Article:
NY Judge Blocks ‘Public Charge’ Rule During Pandemic
Law360 (July 29, 2020, 5:32 PM EDT) — A New York federal judge on Wednesday blocked the Trump administration from implementing its controversial wealth test for immigrants during the national health emergency stemming from the coronavirus pandemic.
A New York federal judge on Wednesday blocked the Trump administration’s “public charge” rule, which allows the government to deny green cards to immigrants found likely to need public benefits, from going into effect during the coronavirus crisis. (AP Photo/Nam Y. Huh)
U.S. District Judge George Daniels said that the states and nonprofits challenging the so-called public charge rule, which would allow the government to deny green cards to immigrants found likely to need public benefits, had provided “ample evidence” that the policy deters immigrants from seeking COVID-19 testing and could threaten efforts to curb the spread of the disease.
“As a direct result of the rule, immigrants are forced to make an impossible choice between jeopardizing public health and personal safety or their immigration status,” Judge Daniels wrote.
The judge also found that U.S. Citizenship and Immigration Services‘ efforts to address these concerns were “plainly insufficient.” The agency’s alert informing immigrants that any testing or treatment for coronavirus would not be counted against them is ambiguous and “further adds chaos and confusion,” Judge Daniels said.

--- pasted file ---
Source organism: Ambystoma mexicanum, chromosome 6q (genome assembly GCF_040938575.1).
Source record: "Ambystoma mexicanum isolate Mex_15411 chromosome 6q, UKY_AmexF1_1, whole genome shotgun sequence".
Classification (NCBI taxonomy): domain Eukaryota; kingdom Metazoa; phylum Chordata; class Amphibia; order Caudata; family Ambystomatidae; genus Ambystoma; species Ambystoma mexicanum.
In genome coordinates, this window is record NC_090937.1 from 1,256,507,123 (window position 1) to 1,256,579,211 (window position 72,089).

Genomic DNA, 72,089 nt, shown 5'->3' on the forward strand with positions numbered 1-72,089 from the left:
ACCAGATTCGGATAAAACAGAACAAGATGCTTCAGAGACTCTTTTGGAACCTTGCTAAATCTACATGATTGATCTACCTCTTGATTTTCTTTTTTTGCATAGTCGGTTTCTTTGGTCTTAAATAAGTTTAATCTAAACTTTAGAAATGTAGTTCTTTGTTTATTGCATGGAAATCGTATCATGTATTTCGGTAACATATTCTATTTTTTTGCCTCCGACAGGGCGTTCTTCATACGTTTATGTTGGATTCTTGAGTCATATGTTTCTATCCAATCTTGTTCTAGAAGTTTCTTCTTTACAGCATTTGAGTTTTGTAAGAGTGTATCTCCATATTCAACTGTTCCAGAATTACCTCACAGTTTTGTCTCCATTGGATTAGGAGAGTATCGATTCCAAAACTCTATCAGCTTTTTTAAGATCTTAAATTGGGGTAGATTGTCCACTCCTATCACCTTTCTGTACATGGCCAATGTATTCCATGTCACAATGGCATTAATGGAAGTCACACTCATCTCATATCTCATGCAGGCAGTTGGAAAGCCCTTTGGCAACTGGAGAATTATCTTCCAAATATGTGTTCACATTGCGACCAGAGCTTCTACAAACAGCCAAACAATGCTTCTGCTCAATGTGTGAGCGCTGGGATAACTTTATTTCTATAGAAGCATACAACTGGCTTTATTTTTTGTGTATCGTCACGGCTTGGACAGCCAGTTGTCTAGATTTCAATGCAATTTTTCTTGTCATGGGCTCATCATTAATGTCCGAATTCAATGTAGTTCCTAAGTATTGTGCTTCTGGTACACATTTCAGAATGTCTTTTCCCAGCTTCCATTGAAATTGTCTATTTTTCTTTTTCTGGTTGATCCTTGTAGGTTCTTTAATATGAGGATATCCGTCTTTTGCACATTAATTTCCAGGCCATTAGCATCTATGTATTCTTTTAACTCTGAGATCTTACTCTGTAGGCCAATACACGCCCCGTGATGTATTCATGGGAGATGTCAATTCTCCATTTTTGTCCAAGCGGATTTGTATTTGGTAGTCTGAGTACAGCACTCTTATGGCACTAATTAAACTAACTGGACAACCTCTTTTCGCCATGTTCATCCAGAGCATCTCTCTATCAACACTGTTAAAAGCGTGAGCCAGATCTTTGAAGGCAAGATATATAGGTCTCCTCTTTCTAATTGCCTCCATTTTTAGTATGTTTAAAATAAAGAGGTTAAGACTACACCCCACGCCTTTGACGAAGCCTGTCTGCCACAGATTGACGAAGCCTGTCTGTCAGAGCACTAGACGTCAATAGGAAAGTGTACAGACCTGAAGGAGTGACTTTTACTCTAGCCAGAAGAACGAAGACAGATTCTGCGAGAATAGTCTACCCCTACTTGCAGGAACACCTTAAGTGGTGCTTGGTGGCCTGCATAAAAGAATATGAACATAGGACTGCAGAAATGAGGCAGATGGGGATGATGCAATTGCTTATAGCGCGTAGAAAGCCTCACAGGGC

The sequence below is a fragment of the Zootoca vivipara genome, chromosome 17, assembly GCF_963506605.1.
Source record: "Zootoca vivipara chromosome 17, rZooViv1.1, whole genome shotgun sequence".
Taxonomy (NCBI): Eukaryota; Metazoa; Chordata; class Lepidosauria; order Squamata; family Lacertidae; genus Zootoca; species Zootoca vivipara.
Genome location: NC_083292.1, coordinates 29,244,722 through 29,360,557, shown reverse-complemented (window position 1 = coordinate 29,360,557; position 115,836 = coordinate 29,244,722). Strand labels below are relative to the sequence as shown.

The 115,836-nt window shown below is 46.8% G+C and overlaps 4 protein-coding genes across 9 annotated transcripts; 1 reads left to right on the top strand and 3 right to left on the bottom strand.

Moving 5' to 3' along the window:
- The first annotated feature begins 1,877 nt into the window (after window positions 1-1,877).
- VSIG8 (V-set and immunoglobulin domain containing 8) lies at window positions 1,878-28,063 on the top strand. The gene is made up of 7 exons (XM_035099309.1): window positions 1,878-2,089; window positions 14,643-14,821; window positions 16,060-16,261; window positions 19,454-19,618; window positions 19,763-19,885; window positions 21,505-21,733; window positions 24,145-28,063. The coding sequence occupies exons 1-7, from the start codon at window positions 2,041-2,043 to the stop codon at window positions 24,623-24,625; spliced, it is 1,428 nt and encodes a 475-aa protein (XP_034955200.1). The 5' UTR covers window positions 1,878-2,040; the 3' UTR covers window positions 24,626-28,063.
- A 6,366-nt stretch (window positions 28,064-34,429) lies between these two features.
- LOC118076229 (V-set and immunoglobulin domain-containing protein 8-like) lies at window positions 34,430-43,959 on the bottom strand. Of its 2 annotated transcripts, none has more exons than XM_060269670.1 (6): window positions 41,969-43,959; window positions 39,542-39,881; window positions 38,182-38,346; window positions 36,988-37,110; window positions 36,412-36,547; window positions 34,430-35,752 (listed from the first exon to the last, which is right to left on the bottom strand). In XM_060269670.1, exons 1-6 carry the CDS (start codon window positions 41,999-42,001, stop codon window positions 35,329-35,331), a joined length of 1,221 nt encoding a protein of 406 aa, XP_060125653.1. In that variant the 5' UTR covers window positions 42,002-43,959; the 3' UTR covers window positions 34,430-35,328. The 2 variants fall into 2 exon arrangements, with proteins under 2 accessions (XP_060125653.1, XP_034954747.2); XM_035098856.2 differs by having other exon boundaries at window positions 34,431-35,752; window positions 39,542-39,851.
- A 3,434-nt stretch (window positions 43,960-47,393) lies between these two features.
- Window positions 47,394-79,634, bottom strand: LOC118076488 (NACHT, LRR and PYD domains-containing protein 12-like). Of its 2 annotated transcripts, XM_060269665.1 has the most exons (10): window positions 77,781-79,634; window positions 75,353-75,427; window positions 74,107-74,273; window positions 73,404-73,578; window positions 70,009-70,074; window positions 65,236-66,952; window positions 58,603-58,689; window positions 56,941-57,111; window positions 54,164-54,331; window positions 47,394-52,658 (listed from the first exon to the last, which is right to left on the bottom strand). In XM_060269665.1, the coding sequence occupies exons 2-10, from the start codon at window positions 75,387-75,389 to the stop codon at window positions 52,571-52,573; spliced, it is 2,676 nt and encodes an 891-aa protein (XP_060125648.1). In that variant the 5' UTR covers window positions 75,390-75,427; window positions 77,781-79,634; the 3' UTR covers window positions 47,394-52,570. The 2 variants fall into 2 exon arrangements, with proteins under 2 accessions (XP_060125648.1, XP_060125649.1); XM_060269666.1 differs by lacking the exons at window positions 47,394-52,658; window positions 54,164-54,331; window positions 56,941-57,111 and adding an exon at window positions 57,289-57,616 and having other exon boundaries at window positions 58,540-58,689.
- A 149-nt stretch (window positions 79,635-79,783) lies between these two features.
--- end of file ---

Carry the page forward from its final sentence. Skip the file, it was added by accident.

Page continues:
And while the challenge was brought by New York, Connecticut and Vermont, Judge Daniels held that the immigration rule should be halted nationwide.
“The effect of the rule’s application should not depend on what side of the George Washington bridge between New York and New Jersey one fortuitously finds oneself,” he said.
In a second Wednesday ruling, Judge Daniels also temporarily barred the U.S. Department of State from applying the public charge criteria to green card applicants abroad, after advocacy groups challenged those restrictions in December.
The rulings mark a major victory for the New York-led state coalition and immigrant advocacy groups, which renewed their efforts in a pair of combined cases to block the immigration rule as confirmed cases of COVID-19 rose in the U.S.
“Immigrants have been on the front lines fighting this pandemic from the start, and today’s injunction will ensure they are not targeted for obtaining health coverage or other vital services as they continue to battle COVID-19,” New York Attorney General Letitia James said in a statement.
A USCIS spokesperson said in a statement on Thursday that it is “currently reviewing the court’s decision.”
“USCIS will fully comply with the court’s order and will be providing additional guidance,” the spokesperson continued.
Critics of the rule have argued since it was first issued in August 2019 that it will discourage immigrants and mixed-status households from seeking out health care services for fear of immigration repercussions, threatening public health as a result.
Five federal judges, including Judge Daniels, have found that the public charge rule is likely illegal. Judge Daniels went so far as to call it “repugnant to the American Dream.”